If there is around 120V they are OK, otherwise, if any of them reads considerably lower voltage, the wiring needs to be checked whether it is securely connected and if it is so, to be replaced.
If the voltage is around 120V you will need to replace the AC harness, but if there is no voltage, you will need to replace the control assembly because it’s faulty.
Both of these are best left for professional technicians, so taking the RV to a dealership is the best course of action.
If everything is OK, but you still have no power, move to the next step.
Step #5: Check the main fuse box of the RV
In case that everything is OK with breakers and wirings on the generator itself, there are chances that there is a problem in the RV’s systems.
So the next thing you should check whether some breaker was tripped in the main fuse box of the RV, in case that some of them are tripped you should move them back to ON position, and start the generator again.
In case that the same breaker gets tripped again as soon as you restart the generator, it means that some of the appliances are shorting and you should move to Step #7.
In case that everything works fine, you should try to remember whether you had powered some device just before your RV lost power, if so, it was the thing that overloaded the generator and you should try to decrease the number of devices you have turned on.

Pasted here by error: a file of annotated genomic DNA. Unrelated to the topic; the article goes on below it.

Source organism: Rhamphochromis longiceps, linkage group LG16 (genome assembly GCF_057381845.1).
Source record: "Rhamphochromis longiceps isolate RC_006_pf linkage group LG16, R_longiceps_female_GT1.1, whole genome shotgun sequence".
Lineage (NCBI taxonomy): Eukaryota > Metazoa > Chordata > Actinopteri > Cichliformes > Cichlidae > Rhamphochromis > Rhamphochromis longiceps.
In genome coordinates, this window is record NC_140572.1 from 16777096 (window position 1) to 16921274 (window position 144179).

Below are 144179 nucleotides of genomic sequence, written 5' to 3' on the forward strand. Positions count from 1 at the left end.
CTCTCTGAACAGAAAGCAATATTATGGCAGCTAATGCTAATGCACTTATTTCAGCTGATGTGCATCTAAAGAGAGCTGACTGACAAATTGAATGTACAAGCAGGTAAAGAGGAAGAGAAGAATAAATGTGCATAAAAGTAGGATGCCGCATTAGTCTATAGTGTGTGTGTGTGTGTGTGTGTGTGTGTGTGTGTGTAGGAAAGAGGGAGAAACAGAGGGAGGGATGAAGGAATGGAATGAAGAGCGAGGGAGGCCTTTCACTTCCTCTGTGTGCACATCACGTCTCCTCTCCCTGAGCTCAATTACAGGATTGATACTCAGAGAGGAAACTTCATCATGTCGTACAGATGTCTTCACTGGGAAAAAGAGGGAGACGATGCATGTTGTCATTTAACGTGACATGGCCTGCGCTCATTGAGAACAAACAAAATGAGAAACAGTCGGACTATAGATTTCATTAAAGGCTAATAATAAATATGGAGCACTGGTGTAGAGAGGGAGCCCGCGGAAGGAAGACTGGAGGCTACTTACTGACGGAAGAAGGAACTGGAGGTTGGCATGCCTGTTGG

Step #6: Check the generator transfer switch
Most of the RVs have an automatic generator transfer switch that automatically starts drawing power from the generator when it is started.
If you have easily accessible shore power, you should plug it in to check whether the generator transfer switch is malfunctioning.
In such a case, you will have power in the RV when connected to shore power, but not when connected only to the generator.
In this situation, you will have to take the RV to a shop for the replacement of the transfer switch.
In case that your RV is an older model, it may not have a transfer switch, but the generator needs to be manually hooked up to RV’s system.
“Where precisely it is located you can find in your RV’s manual, but generally, it is a small hatch on the side of the RV, around three feet from the generator’s hatch.”
In case that connecting the RV to shore power trips a breaker, you are dealing with an appliance that is shorting and should move to the next step.
Step #7: Find an appliance that is shorting
When some appliance is shorting it will trip either the generator’s breakers or the RV’s breakers.
And it will do it every time you switch the power back on after resetting the tripped breaker.
Finding that faulty appliance is a very straightforward process, though it can be a bit boring.
You need to unhook all appliances from power outlets, start the generator, and then reconnect the one at the time.
Make sure that at any time you have only a single appliance plugged in.
The faulty appliance will trip the breaker as soon as you plug it in.
Step #8: your generator was overloaded
In case that plugging in and turning on appliances one at a time doesn’t trip the breaker, you should start plugging them one by one, instead of one at a time.
Eventually, after plugging in and powering on one of the appliances, the breaker will trip because you have put too high of a load on your generator.
This can happen for two reasons, either your RV has too small a generator or you are at too high an altitude for the generator to produce its maximum output.
Many generators, especially propane-powered ones, are sensitive to altitudes above 5,000 feet, and their maximum power output can drop by as much as 15%.